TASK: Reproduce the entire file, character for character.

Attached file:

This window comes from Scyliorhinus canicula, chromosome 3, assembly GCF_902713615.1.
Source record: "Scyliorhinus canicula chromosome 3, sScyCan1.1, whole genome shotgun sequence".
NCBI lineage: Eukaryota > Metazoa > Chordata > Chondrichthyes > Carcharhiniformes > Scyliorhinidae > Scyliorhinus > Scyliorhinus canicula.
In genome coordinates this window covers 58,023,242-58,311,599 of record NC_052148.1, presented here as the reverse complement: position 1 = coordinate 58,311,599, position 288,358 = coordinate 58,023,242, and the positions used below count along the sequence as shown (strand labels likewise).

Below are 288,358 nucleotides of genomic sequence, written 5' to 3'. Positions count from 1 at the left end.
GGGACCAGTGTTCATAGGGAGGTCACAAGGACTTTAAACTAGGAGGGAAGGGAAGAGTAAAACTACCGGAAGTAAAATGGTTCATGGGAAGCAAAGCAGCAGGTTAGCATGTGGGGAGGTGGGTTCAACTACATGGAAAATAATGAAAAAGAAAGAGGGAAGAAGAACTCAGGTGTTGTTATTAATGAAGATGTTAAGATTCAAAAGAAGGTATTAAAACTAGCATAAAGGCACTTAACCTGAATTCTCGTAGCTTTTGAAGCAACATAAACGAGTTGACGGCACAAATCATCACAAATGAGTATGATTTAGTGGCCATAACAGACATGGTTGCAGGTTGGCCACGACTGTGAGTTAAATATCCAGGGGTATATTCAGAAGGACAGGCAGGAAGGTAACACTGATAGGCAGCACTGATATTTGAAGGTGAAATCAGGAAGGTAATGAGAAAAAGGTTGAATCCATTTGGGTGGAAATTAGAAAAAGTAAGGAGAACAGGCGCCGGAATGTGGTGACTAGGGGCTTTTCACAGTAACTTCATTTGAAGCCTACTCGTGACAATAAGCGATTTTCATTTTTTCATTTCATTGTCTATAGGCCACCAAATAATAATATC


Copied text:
This window comes from Scyliorhinus canicula, chromosome 3, assembly GCF_902713615.1.
Source record: "Scyliorhinus canicula chromosome 3, sScyCan1.1, whole genome shotgun sequence".
NCBI lineage: Eukaryota > Metazoa > Chordata > Chondrichthyes > Carcharhiniformes > Scyliorhinidae > Scyliorhinus > Scyliorhinus canicula.
In genome coordinates this window covers 58,023,242-58,311,599 of record NC_052148.1, presented here as the reverse complement: position 1 = coordinate 58,311,599, position 288,358 = coordinate 58,023,242, and the positions used below count along the sequence as shown (strand labels likewise).

Below are 288,358 nucleotides of genomic sequence, written 5' to 3'. Positions count from 1 at the left end.
GGGACCAGTGTTCATAGGGAGGTCACAAGGACTTTAAACTAGGAGGGAAGGGAAGAGTAAAACTACCGGAAGTAAAATGGTTCATGGGAAGCAAAGCAGCAGGTTAGCATGTGGGGAGGTGGGTTCAACTACATGGAAAATAATGAAAAAGAAAGAGGGAAGAAGAACTCAGGTGTTGTTATTAATGAAGATGTTAAGATTCAAAAGAAGGTATTAAAACTAGCATAAAGGCACTTAACCTGAATTCTCGTAGCTTTTGAAGCAACATAAACGAGTTGACGGCACAAATCATCACAAATGAGTATGATTTAGTGGCCATAACAGACATGGTTGCAGGTTGGCCACGACTGTGAGTTAAATATCCAGGGGTATATTCAGAAGGACAGGCAGGAAGGTAACACTGATAGGCAGCACTGATATTTGAAGGTGAAATCAGGAAGGTAATGAGAAAAAGGTTGAATCCATTTGGGTGGAAATTAGAAAAAGTAAGGAGAACAGGCGCCGGAATGTGGTGACTAGGGGCTTTTCACAGTAACTTCATTTGAAGCCTACTCGTGACAATAAGCGATTTTCATTTTTTCATTTCATTGTCTATAGGCCACCAAATAATAATATC